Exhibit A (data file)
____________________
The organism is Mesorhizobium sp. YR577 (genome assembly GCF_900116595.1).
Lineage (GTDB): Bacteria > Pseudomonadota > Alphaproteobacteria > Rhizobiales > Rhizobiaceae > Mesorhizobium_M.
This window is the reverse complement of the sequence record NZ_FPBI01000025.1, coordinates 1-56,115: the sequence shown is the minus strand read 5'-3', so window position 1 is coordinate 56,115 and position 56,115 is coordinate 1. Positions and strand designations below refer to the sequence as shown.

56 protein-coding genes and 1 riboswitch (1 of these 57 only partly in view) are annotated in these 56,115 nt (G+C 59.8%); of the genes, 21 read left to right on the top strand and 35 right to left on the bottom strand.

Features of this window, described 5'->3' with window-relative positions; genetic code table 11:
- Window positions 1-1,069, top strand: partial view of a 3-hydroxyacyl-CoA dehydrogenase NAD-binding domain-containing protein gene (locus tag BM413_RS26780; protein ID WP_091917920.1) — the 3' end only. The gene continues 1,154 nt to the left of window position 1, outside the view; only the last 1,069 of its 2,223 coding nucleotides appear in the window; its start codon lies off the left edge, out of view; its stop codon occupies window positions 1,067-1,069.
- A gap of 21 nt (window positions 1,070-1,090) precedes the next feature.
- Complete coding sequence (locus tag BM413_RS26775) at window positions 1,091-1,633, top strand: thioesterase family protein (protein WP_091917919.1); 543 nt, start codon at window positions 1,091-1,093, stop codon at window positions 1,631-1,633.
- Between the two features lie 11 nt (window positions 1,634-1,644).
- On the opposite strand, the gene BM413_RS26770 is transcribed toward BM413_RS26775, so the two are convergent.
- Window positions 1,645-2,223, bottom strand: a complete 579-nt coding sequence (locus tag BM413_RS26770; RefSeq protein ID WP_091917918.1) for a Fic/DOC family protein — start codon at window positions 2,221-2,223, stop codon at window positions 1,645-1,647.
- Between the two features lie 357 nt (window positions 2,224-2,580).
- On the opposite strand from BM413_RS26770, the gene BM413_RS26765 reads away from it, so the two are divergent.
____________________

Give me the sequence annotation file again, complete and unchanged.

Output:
The organism is Mesorhizobium sp. YR577 (genome assembly GCF_900116595.1).
Lineage (GTDB): Bacteria > Pseudomonadota > Alphaproteobacteria > Rhizobiales > Rhizobiaceae > Mesorhizobium_M.
This window is the reverse complement of the sequence record NZ_FPBI01000025.1, coordinates 1-56,115: the sequence shown is the minus strand read 5'-3', so window position 1 is coordinate 56,115 and position 56,115 is coordinate 1. Positions and strand designations below refer to the sequence as shown.

56 protein-coding genes and 1 riboswitch (1 of these 57 only partly in view) are annotated in these 56,115 nt (G+C 59.8%); of the genes, 21 read left to right on the top strand and 35 right to left on the bottom strand.

Features of this window, described 5'->3' with window-relative positions; genetic code table 11:
- Window positions 1-1,069, top strand: partial view of a 3-hydroxyacyl-CoA dehydrogenase NAD-binding domain-containing protein gene (locus tag BM413_RS26780; protein ID WP_091917920.1) — the 3' end only. The gene continues 1,154 nt to the left of window position 1, outside the view; only the last 1,069 of its 2,223 coding nucleotides appear in the window; its start codon lies off the left edge, out of view; its stop codon occupies window positions 1,067-1,069.
- A gap of 21 nt (window positions 1,070-1,090) precedes the next feature.
- Complete coding sequence (locus tag BM413_RS26775) at window positions 1,091-1,633, top strand: thioesterase family protein (protein WP_091917919.1); 543 nt, start codon at window positions 1,091-1,093, stop codon at window positions 1,631-1,633.
- Between the two features lie 11 nt (window positions 1,634-1,644).
- On the opposite strand, the gene BM413_RS26770 is transcribed toward BM413_RS26775, so the two are convergent.
- Window positions 1,645-2,223, bottom strand: a complete 579-nt coding sequence (locus tag BM413_RS26770; RefSeq protein ID WP_091917918.1) for a Fic/DOC family protein — start codon at window positions 2,221-2,223, stop codon at window positions 1,645-1,647.
- Between the two features lie 357 nt (window positions 2,224-2,580).
- On the opposite strand from BM413_RS26770, the gene BM413_RS26765 reads away from it, so the two are divergent.